Editor’s Note: Shining a light on the more prominent artists of the passing decade; we’ll be taking a look at the artists who made a monumental impact on the 2010s and landed several albums in our The 200 Best Albums Of The 2010s list in a series of pieces through the end of 2019. Today we’re taking a look at Coldplay with three albums making the Top 200. Coldplay is a bit of a divisive band for some… or most… and Josh Modell hits on that below.
This past decade has been nothing if not interesting…
Coldplay’s discography divides quite nicely between the roughly two decades the band has been together, with the early, hit-filled years giving way to a second half filled with a bit more sonic wandering. There are plusses and minuses to each, of course, but this past decade has been nothing if not interesting for them. And there’s even a new Coldplay record imminent this month, Everyday Life, itself divided into two distinct halves.
The bridge between 2008’s grandiose Viva La Vida Or Death And All His Friends and 2011’s Mylo Xyloto is uber-producer Brian Eno, who became more than a knob-twiddler to the band over those records. He’s credited with “Enoxification and additional composition” on Mylo, which makes sense considering his big pop sound—think U2, think it very hard—is all over these songs. But more than just Viva La Vida Part II, this album introduced Coldplay the superstars, complete with a massive arena tour that included a big show and “Xylobands” worn by the audience that lit up in time with the music. Beyond that, just look at who they landed for a little guest spot on “Princess of China”—yes, that’s Rihanna. Coldplay had achieved the sort of crossover fame that the weepy guys who came up with “Yellow” probably couldn’t have imagined.
If Mylo Xyloto shot Coldplay up into the stars, 2014’s Ghost Stories brought them back down to earth in many ways. It’s the most subdued album of the band’s entire catalog, which is surely due to its apparent inspiration: singer Chris Martin’s “conscious uncoupling” from his wife, Gwyneth Paltrow. (The rest of us just call it “divorce.”) Ghost Stories may, in fact be the most gentle, forgiving break-up record in history, more like a sigh of acceptance and gratitude than an angry examination. (It’s no Blood on the Tracks, in other words.) But it’s also compulsively listenable, especially as a mood piece, as the band utilizes synths more than ever, and even features electronic-music star Jon Hopkins on the Bon Iver-esque “Midnight.” And there’s even one arena-ready banger, “Sky Full of Stars.”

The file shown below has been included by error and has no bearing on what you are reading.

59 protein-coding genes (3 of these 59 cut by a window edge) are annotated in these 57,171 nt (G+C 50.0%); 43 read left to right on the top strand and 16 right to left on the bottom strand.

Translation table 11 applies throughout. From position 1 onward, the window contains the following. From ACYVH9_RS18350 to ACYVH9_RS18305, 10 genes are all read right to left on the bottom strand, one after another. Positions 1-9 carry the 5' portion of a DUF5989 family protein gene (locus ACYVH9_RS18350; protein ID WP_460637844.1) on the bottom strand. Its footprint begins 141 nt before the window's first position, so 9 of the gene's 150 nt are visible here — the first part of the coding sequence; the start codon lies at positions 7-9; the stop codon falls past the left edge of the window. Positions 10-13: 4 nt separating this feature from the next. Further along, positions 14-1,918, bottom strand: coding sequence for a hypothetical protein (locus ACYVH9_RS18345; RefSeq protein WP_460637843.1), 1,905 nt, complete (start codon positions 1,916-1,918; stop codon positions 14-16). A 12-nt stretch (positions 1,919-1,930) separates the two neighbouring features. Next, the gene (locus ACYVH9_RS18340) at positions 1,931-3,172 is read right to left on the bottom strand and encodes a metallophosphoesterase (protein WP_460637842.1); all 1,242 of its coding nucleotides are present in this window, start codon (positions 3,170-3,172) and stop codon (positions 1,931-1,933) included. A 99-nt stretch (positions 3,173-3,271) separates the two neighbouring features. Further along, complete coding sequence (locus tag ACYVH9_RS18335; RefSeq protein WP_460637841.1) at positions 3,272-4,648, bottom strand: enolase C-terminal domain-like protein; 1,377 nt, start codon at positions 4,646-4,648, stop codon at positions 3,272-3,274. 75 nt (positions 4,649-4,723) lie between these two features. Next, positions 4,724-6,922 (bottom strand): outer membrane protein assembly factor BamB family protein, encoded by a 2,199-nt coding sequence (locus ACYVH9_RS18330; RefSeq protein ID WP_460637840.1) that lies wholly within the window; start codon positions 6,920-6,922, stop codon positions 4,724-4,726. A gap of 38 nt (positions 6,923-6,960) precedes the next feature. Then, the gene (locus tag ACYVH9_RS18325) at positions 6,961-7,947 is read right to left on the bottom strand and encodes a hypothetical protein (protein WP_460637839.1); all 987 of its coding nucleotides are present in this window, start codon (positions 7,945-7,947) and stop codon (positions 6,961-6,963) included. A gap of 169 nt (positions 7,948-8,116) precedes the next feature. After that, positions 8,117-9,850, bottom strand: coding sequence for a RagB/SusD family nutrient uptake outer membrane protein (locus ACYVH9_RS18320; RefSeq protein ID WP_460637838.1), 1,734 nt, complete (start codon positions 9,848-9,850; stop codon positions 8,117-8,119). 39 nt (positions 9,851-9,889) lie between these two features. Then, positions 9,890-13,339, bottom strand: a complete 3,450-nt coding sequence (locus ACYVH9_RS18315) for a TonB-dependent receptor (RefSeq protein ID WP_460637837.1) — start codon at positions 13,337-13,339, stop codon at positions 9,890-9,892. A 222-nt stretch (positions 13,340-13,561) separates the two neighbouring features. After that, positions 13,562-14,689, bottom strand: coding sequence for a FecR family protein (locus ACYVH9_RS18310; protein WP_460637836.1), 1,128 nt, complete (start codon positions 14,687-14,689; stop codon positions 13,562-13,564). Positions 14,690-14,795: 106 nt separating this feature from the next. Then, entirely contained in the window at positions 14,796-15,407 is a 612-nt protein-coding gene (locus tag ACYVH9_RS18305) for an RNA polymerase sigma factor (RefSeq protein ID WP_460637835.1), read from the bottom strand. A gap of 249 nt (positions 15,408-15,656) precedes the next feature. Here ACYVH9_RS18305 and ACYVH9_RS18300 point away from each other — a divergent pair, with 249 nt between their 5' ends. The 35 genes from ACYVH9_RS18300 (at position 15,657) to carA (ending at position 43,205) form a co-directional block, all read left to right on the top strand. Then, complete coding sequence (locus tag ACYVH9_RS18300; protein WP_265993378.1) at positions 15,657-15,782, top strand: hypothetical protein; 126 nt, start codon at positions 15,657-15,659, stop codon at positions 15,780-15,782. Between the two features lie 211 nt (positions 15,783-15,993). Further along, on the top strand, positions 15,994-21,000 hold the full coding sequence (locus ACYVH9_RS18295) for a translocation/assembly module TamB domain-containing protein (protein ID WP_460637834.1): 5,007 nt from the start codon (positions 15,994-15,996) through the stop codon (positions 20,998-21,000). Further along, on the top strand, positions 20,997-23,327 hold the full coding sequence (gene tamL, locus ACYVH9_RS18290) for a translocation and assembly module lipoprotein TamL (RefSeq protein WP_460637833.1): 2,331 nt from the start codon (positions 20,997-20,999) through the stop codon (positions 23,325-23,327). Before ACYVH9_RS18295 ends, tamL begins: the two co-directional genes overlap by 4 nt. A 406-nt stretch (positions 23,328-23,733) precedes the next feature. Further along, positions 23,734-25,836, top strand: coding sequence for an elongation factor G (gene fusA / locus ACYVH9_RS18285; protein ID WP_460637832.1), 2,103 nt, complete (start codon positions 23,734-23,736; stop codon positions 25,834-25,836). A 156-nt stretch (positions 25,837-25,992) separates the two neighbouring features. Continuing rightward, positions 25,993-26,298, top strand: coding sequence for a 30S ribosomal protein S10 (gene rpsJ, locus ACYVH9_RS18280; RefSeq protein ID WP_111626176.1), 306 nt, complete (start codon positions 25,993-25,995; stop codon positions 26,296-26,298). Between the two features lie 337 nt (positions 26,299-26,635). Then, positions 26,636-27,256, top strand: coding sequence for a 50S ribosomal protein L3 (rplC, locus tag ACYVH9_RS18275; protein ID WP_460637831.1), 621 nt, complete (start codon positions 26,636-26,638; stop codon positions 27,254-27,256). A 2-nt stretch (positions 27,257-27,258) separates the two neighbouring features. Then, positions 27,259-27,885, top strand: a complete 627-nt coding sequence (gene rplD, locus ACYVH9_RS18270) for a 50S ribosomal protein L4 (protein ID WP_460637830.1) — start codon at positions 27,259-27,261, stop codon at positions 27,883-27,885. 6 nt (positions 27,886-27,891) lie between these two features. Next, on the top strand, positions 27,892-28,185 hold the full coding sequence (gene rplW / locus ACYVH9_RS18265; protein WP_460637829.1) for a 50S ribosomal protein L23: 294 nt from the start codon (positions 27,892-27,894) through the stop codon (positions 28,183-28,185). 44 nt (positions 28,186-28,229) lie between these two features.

Though it was recorded not long after Ghost Stories, Coldplay’s seventh album felt like a big bounce in the opposite direction, right down to the artwork—2015’s A Head Full of Dreams (Discogs’ #171 album of the decade) is all color and motion, where Ghost Stories was a muted pair of angel wings. Coldplay even tapped the Norwegian hitmakers Stargate to produce, and the result is a bunch of hooky, radio-friendly jams. And some big guests joined in as well, including Beyonce on two tracks and Tove Lo on one. “Adventure of a Lifetime” even features some Middle Eastern flavors, another step in Coldplay’s expanding color palette.